American Economic Journal: Applied Economics
no. 4, October 2020
Can e-governance reforms improve government policy? By making information available on a real-time basis, information technologies may reduce the theft of public funds. We analyze a large field experiment and the nationwide scale-up of a reform to India's workfare program. Advance payments were replaced by "just-in-time" payments, triggered by e-invoicing, making it easier to detect misreporting. Leakages went down: program expenditures dropped by 24 percent, while employment slightly increased; there were fewer fake households in the official database; and program officials' personal wealth fell by 10 percent. However, payment delays increased. The nationwide scale-up resulted in a persistent 19 percent reduction in program expenditure.
Banerjee, Abhijit, Esther Duflo, Clément Imbert, Santhosh Mathew, and Rohini Pande.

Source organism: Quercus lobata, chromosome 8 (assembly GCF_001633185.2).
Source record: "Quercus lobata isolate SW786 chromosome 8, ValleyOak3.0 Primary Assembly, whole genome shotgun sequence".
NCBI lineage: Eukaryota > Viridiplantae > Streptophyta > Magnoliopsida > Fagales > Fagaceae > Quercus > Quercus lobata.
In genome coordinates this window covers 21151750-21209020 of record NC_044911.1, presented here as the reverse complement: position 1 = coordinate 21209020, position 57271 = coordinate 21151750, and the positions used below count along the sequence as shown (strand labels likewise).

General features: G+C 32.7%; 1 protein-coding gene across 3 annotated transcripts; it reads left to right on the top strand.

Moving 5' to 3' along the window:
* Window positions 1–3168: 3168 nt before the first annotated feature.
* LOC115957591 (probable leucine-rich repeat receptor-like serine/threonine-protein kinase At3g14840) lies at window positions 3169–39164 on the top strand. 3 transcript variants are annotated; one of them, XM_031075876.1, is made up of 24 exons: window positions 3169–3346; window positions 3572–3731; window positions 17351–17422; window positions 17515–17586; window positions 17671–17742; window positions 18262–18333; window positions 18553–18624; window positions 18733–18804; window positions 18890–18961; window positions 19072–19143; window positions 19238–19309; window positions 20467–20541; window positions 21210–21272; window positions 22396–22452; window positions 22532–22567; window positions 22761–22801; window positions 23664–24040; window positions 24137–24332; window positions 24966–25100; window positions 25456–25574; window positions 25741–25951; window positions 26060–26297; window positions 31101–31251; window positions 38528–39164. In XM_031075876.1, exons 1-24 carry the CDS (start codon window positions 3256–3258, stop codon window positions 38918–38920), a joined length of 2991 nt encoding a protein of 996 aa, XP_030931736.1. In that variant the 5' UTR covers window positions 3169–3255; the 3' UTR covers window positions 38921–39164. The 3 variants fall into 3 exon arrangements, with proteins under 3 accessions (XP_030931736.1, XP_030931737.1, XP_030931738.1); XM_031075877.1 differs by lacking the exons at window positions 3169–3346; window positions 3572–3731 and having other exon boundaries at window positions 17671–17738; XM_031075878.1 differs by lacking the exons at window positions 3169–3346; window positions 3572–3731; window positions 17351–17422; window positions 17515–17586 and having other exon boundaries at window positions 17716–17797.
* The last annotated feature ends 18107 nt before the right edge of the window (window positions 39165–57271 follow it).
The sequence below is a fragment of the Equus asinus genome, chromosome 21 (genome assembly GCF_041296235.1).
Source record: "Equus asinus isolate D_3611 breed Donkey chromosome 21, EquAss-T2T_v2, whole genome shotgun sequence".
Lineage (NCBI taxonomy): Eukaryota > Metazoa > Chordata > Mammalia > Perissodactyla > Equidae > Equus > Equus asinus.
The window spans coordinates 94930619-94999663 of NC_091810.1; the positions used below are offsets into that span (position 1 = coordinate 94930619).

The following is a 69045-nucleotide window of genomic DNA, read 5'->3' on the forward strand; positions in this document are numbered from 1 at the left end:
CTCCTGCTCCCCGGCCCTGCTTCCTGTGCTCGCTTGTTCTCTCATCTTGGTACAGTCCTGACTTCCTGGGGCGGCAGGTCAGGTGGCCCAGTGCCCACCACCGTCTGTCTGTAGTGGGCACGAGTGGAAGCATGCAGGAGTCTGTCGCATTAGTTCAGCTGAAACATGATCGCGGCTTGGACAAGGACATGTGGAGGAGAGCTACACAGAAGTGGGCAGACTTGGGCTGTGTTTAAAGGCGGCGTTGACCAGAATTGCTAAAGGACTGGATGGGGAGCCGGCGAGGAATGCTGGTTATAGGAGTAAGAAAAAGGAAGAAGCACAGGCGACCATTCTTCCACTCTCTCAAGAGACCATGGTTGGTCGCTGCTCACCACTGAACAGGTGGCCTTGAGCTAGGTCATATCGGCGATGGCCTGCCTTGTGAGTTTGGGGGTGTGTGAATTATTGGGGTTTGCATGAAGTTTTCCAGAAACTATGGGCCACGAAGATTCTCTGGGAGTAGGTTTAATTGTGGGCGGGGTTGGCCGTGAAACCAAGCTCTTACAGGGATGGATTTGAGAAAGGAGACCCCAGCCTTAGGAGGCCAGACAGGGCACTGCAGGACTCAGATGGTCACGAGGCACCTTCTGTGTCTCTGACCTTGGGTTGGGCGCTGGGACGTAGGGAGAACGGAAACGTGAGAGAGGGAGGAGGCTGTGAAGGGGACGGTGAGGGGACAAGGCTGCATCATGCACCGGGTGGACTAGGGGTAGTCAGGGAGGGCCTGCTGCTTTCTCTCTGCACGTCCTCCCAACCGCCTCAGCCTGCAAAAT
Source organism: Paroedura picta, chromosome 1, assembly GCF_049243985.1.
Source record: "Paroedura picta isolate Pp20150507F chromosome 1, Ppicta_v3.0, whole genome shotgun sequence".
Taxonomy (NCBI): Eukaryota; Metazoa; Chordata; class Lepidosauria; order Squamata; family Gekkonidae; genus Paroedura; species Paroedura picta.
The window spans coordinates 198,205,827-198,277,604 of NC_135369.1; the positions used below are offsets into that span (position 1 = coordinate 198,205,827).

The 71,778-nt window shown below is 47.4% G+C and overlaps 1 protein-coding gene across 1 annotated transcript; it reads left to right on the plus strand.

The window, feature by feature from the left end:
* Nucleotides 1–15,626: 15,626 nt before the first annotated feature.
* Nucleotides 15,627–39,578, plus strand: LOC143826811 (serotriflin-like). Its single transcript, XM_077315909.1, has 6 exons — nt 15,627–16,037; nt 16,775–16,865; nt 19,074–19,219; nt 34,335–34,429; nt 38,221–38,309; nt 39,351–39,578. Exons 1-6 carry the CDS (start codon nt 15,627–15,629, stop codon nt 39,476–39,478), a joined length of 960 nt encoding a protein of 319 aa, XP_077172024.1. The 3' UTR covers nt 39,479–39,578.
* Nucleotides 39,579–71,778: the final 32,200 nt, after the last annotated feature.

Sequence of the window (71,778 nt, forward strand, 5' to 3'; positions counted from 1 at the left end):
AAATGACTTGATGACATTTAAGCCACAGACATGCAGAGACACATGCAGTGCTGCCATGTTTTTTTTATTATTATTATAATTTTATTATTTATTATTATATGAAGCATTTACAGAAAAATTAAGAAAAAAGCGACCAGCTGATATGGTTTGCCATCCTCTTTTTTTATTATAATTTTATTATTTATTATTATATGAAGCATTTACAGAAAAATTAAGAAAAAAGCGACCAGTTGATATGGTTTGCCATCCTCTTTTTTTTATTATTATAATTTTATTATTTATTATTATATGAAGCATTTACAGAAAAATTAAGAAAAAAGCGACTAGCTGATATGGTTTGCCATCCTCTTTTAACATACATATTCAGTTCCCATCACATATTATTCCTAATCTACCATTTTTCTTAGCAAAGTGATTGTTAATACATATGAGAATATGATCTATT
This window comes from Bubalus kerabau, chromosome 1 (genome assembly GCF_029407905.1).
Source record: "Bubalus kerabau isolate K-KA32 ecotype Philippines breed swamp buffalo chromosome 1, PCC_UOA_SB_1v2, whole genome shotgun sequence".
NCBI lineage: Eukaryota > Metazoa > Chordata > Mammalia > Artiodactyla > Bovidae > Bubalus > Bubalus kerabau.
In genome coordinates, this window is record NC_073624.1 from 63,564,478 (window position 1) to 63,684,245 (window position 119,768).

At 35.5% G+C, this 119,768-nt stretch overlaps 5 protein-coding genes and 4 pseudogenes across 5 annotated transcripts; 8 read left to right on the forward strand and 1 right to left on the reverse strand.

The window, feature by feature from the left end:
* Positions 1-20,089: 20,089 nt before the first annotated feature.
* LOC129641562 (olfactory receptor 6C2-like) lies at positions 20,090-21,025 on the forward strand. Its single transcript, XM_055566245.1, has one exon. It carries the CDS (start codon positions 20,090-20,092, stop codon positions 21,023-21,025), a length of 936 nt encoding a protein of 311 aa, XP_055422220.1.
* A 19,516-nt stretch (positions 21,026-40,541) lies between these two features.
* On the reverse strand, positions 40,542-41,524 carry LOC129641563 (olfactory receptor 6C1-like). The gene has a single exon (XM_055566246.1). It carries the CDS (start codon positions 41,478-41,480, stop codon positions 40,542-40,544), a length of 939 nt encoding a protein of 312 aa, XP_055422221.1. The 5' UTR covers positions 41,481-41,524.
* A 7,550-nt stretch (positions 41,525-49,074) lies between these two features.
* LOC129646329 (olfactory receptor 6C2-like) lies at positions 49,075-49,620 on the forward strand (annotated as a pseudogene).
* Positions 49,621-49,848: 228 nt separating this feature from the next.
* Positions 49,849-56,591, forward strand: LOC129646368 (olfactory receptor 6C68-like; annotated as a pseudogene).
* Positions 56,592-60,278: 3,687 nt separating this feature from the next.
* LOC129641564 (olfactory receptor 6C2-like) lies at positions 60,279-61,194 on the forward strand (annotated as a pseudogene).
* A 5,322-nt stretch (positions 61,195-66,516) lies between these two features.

"E-governance, Accountability, and Leakage in Public Programs: Experimental Evidence from a Financial Management Reform in India."
American Economic Journal: Applied Economics,
Political Processes: Rent-seeking, Lobbying, Elections, Legislatures, and Voting Behavior
Welfare, Well-Being, and Poverty: Government Programs; Provision and Effects of Welfare Programs
Economic Development: Human Resources; Human Development; Income Distribution; Migration
Formal and Informal Sectors; Shadow Economy; Institutional Arrangements